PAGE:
Whatever we suffer in grief, illness, fear, anger, in longing for home, for love—Advent offers us respite, a refuge, a small place of rest, repentance, reconciliation and peace.
A time to be still and listen to our hearts.
[Excerpt from WRITTEN IN MY OWN HEART’S BLOOD, Copyright © 2014 by Diana Gabaldon.]
“Are ye all right, Sassenach? Is it bad, then?”
“No,” I said, and wiped my eyes hastily on a corner of the sheet. “No—it—it’s fine. I just&,dash;oh, Jamie, I love you!” I did give way to tears, then, snuffling and blubbering like an idiot.
“I’m sorry,” I said, trying to get hold of myself. “I’m all right, there’s nothing wrong, it’s just—”
“Aye, I ken fine what it’s just,” he said, and, setting the candle and pot on the floor, lay down on the bed beside me, balancing precariously on the edge.
“Ye’re hurt, a nighean,” he said softly, smoothing my hair off my wet cheeks. “And fevered and starved and worn to a shadow. There’s no much of ye left, is there, poor wee thing?”
I shook my head and clung to him. “There’s not much of you left, either,” I managed to say, mumbling wetly into the front of his shirt.
He made a small amused noise and rubbed my back, very gently. “Enough, Sassenach,” he said. “I’m enough. For now.”
I sighed and fumbled under the pillow for a hankie to blow my nose.
“Better?” he asked, sitting up.
“Yes. Don’t go, though.” I put a hand on his leg, hard and warm under my hand. “Can you lie with me a minute? I’m awfully cold.” I was, though I realized from the damp and salt on his skin that the room was quite hot. But loss of so much blood had left me chilled and gasping; I couldn’t get through a sentence without stopping to breathe, and my arms were permanently goose-pimpled.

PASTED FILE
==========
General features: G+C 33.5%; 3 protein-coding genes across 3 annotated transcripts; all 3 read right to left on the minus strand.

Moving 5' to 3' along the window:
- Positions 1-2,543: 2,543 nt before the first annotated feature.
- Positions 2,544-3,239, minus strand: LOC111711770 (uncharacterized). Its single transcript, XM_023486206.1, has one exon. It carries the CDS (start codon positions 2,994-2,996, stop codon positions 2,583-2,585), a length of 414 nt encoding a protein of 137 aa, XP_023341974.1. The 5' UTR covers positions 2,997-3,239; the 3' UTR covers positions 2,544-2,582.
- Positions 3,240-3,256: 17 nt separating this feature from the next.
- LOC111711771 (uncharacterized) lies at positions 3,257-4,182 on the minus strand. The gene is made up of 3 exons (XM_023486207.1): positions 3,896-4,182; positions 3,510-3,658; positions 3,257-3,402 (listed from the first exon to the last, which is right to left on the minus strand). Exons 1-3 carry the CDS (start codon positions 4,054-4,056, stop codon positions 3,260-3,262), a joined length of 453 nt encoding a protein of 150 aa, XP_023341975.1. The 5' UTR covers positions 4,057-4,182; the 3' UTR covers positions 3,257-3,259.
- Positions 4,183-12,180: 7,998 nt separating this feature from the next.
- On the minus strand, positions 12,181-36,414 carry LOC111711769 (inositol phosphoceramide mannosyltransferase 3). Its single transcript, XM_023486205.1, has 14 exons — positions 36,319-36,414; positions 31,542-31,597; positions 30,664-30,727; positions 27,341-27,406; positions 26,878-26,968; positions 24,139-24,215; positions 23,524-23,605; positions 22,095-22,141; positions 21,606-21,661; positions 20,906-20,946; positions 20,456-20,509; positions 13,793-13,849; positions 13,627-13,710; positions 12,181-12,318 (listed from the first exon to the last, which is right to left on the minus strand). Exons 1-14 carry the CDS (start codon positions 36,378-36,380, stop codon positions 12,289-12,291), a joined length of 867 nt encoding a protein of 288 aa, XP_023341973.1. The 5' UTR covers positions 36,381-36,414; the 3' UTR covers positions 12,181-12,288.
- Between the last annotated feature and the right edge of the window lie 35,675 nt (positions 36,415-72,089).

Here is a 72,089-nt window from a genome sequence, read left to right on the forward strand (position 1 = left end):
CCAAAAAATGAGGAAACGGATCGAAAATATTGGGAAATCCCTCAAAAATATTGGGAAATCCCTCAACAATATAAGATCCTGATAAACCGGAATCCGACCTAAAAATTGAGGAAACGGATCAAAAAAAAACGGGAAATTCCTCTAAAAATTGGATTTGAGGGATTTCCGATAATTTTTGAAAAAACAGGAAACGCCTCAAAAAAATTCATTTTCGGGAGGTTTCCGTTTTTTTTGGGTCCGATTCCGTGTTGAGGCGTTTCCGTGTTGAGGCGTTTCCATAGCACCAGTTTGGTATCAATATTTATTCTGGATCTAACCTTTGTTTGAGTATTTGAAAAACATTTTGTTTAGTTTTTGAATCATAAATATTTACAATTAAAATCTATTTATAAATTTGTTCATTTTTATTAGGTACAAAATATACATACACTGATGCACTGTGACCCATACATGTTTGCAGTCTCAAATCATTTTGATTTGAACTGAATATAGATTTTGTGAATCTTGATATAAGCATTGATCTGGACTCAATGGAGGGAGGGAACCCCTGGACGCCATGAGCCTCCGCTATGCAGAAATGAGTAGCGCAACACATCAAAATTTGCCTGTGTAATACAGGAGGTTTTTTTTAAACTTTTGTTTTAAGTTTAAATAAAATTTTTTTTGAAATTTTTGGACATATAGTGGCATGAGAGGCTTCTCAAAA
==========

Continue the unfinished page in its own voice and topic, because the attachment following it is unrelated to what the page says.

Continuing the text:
“Aye. Dinna move; I’ll go round.” He came round the bed and edged carefully in behind me. It was a narrow bed, barely wide enough to hold us closely pressed together.
I exhaled gingerly and relaxed against him in slow motion, reveling in the feel of his warmth and the solid comfort of his body.
“Elephants,” I said, drawing the shallowest possible breath compatible with speaking. “When a female elephant is dying, sometimes a male will try to mate with her.”
There was a marked silence behind me, and then a big hand came round and rested assessingly on my forehead.
“Either ye’re fevered again, Sassenach,” he said in my ear, “or ye have verra perverse fancies. Ye dinna really want me to—”
“No,” I said hastily. “Not right this minute, no. And I’m not dying, either. The thought just came to me.”
He made an amused Scottish noise and, lifting the hair off my neck, kissed my nape.
“Since ye’re no dying,” he said, “maybe that will do for the moment?”
I took his hand and placed it on my breast. Slowly I grew warmer, and my chilly feet, pressed against his shins, relaxed. The window now was filled with stars, hazy with the moistness of the summer night, and I suddenly missed the cool, clear, black-velvet nights of the mountains, the stars blazing huge, close enough to touch from the highest ridge.
“Jamie?” I whispered. “Can we go home? Please?”
“Aye,” he said softly. He held my hand and the silence filled the room like moonlight, both of us wondering where home might be.
This blog entry was also posted on my my official Facebook page on November 29, 2020, the first Sunday of Advent.
Image of Advent candles by Diana Gabaldon © 2020.